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2 - The Kindred of a Boy without a Father: Merlin’s British Forebears and Irish Cousins

Published online by Cambridge University Press:  10 January 2024

Kevin S. Whetter
Affiliation:
Acadia University, Nova Scotia
Megan G. Leitch
Affiliation:
Cardiff University
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Summary

Merlin is, of course, familiar to all readers of this journal as the great magician of the Arthurian cycle. More than that, he can within that cycle's own terms of reference be regarded as its originating author: it is he who devised the Round Table, he who engineered the conception of Arthur himself, he whose foreknowledge contained the whole glory and downfall of the Arthurian age. But what are the roots of this enigmatic figure? Much has been written about the many aspects of this question. The present contribution will review this scholarship; indeed, as the reader will see, most of the associations and interpretations to be discussed below have already been proposed by other, often much earlier, scholars. Building on the work of these illustrious predecessors, I shall undertake to approach the problem anew: examining the earliest evidence, placing it in the broader context of the narrative traditions of the Celtic peoples, and suggesting possible sources.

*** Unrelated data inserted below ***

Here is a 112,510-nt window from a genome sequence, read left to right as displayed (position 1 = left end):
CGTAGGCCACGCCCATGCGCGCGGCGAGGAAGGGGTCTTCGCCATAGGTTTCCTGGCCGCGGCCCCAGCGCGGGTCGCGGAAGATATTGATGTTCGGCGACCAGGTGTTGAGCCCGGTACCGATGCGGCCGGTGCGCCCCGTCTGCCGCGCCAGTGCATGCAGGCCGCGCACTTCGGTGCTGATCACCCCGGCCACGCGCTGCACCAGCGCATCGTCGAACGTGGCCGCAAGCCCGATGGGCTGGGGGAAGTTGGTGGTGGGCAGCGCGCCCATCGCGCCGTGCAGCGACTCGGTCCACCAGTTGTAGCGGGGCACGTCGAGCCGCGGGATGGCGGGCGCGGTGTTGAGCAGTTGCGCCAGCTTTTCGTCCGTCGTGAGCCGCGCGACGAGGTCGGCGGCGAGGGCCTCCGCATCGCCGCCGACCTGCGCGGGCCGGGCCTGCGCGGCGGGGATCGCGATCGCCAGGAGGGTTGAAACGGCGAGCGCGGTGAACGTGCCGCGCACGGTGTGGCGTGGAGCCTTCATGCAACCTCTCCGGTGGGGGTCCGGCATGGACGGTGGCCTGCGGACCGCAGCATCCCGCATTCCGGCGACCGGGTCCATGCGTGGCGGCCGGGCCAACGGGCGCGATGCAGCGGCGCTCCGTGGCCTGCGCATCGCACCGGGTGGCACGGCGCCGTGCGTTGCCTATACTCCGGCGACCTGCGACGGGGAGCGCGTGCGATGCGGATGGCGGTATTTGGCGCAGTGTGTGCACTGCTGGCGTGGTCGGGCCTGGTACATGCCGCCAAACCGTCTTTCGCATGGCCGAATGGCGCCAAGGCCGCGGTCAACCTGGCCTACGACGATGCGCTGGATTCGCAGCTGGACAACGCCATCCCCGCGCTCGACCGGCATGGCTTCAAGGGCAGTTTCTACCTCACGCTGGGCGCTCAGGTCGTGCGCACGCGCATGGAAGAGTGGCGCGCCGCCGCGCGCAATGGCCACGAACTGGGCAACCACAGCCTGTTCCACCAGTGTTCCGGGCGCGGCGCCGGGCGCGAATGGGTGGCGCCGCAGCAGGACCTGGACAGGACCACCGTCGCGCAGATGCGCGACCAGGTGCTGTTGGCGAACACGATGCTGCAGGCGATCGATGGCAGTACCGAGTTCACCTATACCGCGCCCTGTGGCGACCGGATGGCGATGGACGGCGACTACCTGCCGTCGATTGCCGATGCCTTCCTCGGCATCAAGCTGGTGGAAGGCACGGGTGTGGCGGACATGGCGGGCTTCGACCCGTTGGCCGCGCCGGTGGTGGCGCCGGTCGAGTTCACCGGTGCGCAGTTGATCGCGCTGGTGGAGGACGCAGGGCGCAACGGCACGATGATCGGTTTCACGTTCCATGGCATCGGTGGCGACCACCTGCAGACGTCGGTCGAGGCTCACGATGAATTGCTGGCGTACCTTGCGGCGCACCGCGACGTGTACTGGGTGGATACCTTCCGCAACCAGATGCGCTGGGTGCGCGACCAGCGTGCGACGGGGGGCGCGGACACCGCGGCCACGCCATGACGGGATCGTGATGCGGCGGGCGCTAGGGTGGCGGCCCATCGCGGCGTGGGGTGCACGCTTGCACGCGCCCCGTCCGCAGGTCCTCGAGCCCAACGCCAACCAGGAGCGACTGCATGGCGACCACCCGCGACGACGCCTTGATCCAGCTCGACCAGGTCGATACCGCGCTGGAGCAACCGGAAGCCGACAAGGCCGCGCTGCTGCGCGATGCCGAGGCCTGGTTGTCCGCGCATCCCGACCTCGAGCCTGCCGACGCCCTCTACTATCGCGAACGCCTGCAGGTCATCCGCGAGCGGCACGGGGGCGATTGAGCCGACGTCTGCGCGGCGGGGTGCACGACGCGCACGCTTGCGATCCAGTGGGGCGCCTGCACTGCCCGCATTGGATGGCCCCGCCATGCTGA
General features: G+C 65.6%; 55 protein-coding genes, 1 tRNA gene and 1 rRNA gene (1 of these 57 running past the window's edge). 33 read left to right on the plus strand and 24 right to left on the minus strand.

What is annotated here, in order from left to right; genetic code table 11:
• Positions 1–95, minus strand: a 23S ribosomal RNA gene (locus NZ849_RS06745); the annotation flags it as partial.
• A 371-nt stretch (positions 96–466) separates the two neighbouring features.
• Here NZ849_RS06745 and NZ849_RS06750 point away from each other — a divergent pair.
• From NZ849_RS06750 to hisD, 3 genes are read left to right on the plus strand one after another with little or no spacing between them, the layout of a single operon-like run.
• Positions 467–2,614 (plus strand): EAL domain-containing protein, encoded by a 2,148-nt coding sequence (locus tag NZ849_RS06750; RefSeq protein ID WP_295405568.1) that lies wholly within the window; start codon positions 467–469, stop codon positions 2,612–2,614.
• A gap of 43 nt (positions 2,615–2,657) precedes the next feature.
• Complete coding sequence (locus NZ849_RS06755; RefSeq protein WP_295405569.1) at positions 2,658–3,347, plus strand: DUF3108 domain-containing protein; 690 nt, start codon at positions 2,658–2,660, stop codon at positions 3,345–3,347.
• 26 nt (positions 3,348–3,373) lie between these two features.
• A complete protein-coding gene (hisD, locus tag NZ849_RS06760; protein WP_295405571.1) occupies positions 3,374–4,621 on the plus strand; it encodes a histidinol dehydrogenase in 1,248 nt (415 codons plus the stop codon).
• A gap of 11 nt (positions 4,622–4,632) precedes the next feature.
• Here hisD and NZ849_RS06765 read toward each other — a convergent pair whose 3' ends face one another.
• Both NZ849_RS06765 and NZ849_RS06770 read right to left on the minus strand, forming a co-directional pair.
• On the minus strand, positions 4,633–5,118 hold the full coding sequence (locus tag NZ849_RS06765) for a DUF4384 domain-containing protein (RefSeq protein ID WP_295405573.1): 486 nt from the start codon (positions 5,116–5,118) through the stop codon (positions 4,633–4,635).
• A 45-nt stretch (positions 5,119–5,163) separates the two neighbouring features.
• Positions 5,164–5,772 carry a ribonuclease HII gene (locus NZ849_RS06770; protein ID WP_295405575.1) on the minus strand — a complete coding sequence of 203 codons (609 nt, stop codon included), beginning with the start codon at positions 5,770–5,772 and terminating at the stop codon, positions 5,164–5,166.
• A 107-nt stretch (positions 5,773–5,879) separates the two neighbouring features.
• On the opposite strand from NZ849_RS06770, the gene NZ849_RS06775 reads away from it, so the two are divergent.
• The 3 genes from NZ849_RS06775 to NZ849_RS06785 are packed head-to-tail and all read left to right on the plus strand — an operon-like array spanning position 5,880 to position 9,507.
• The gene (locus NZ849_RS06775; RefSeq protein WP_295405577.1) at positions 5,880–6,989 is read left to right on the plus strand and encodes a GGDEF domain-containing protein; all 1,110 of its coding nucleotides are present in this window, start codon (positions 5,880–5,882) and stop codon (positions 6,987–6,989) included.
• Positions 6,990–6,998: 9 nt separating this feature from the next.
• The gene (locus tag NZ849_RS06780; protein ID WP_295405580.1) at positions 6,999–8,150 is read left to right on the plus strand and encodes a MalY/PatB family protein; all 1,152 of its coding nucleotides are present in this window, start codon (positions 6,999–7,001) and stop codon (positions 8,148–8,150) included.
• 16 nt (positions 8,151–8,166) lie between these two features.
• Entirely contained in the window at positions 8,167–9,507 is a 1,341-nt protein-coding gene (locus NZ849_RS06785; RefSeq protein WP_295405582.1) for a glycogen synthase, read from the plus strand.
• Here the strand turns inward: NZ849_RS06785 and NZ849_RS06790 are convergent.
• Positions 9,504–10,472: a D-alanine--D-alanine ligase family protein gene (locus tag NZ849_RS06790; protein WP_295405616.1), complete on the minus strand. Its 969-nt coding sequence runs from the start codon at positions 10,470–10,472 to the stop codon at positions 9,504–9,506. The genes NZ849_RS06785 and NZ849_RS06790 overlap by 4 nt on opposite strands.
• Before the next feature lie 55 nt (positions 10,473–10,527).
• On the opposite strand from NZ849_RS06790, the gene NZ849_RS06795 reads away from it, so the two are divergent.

This study will involve comparanda in the literatures of both Wales and Ireland; there are various ways in which such similarities can be explained. A resemblance may be purely coincidental: this becomes less likely the closer the resemblance but should never be ruled out categorically. The Welsh sources may reflect Irish influence: scholars are no longer making the sweeping claims for such influence that were formerly taken for granted, but there is no doubt that it existed, and that it was important. Or the Irish sources may reflect Welsh (or more generally British) influence, as is, for instance, generally held to be true of the story of Suibne (to be discussed below). It can also be the case that both Ireland and Wales have drawn on the same external sources, whether written or oral; or, finally, both may draw upon the more ancient traditions of the ‘common Celtic’ culture from which both descend.5 Each instance must be judged on its own merits, with no preconceived preference for one or another of these scenarios.

In a search for Merlin's kindred, it is natural to turn first to the twelfth-century author Geoffrey of Monmouth. By some scholars, indeed, Geoffrey has been taken to have invented Merlin outright.

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Publisher: Boydell & Brewer
Print publication year: 2023

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